Black Badge #1
Writer: Matt Kindt
Illustrator: Tyler Jenkins
Colorist: Hilary Jenkins
Letterer: Jim Campbell
Cover Price: $3.99
Release date: August 8th, 2018
When I was growing up, being a Boy Scout was pretty fun. I enjoyed the camping, the fishing, the marshmallows, learning things that I didn’t learn in my regular classes. Sadly, I never advanced far enough in scouts to be recruited into the wing of the BSA that trained young men to become black ops field agents. That actually may not be such a bad thing.
Black Badge #1 is a fairly standard first issue in that it sets up the basic premise of four Boy Scouts going into the woods in North Korea and then everything goes kooky. In all honesty, there’s not that much that happens in this issue beyond setting up the premise and setting up the cast and getting us to ask a few questions, which is fine. Writer Matt Kindt knows how to set up first issues for these types of series, and he works well at establishing all the elements you need to hook you into the series.
Kindt has proven that he can pull off stories of many different lengths and knows how to string along mysteries for as long as they need. Black Badge #1 introduces a number of plot threads to be followed up on throughout the series and all of them could be a series in and of themselves. I’m already intrigued to find out what brought these characters together, who’s in charge, and what the history of the organization is. This is all familiar to other work that Kindt has done in the past, but it’s a different enough flavor to get me to check out the next issue and beyond.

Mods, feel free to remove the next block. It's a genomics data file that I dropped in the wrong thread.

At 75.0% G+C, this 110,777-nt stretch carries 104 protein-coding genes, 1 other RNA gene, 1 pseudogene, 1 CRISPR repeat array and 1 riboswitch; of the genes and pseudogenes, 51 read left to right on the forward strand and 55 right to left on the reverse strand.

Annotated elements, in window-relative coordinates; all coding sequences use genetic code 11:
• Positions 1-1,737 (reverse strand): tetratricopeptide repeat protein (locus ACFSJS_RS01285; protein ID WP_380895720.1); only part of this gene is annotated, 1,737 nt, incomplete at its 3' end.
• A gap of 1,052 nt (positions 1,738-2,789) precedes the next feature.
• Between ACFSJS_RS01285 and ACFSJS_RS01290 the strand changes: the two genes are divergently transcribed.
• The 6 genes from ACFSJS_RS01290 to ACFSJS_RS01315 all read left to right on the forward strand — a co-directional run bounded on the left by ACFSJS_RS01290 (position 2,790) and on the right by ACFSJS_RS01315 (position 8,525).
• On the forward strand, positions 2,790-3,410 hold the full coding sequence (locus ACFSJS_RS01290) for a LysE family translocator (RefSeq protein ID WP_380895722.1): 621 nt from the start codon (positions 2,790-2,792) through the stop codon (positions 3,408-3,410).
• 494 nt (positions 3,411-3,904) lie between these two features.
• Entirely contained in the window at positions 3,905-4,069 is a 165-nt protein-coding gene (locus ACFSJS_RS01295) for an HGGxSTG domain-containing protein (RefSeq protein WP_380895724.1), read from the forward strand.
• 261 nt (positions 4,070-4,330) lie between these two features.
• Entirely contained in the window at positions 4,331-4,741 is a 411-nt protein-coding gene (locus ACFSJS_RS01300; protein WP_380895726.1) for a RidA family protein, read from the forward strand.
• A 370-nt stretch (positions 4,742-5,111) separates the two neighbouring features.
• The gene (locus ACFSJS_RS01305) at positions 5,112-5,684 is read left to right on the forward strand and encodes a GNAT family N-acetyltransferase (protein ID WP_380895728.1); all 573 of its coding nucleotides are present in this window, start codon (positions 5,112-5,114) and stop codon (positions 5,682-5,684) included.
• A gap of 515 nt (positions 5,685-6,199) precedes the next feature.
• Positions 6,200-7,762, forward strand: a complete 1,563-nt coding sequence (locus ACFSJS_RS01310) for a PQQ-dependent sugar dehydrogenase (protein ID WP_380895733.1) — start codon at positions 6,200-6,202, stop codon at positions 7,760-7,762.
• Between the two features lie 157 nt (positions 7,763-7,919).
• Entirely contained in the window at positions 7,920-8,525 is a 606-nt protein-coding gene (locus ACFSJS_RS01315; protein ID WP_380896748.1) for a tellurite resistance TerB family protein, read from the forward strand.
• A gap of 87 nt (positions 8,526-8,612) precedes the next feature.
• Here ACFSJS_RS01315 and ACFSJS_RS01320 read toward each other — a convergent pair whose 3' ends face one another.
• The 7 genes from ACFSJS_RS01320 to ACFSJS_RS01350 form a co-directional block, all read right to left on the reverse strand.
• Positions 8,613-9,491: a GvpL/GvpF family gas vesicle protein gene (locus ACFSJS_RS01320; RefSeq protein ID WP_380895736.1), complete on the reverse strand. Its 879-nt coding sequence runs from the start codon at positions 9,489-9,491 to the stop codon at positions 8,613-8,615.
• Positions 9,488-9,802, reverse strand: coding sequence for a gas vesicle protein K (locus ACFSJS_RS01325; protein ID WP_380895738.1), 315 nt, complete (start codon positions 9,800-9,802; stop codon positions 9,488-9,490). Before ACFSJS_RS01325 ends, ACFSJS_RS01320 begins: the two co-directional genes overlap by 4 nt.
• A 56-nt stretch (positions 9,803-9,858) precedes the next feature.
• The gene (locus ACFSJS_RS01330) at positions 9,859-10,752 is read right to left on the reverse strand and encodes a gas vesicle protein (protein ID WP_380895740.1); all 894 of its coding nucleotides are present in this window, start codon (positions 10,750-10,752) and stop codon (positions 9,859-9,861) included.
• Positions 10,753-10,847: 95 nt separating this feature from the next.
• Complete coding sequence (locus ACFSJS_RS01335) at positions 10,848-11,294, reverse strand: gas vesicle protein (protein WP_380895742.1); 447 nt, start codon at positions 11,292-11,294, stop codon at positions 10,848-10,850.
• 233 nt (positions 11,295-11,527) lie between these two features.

The art by Tyler Jenkins is similar to Jeff Lemire or even Matt Kindt’s style, which I can see as not being everyone’s cup of tea. It’s a very impressionistic style with as few lines as needed and is not as overly detailed as other artists. I can understand if others don’t like the art as much as I do because it’s definitely not what you see in a lot of other books. For me though, Jenkins’ art and the colors by Hilary Jenkins are effective throughout and in one sequence of the book, the art is particularly effective at getting over a sense of claustrophobia. For me, the art and colors work perfectly for the story and Jenkins’ art tells the story very well.
I appreciated the call out to Kindt’s Mind MGMT series and now I’m half curious if they will tie together, even though I don’t need them to. There’s room for silly callbacks in stories without everything being connected, in my opinion.
All in all, I had a good time with Black Badge #1 and I’m excited to read the next issue. There’s an interesting premise and a lot to be explored going forward and I’ve liked enough of Kindt’s books in the past to have faith in him as a writer.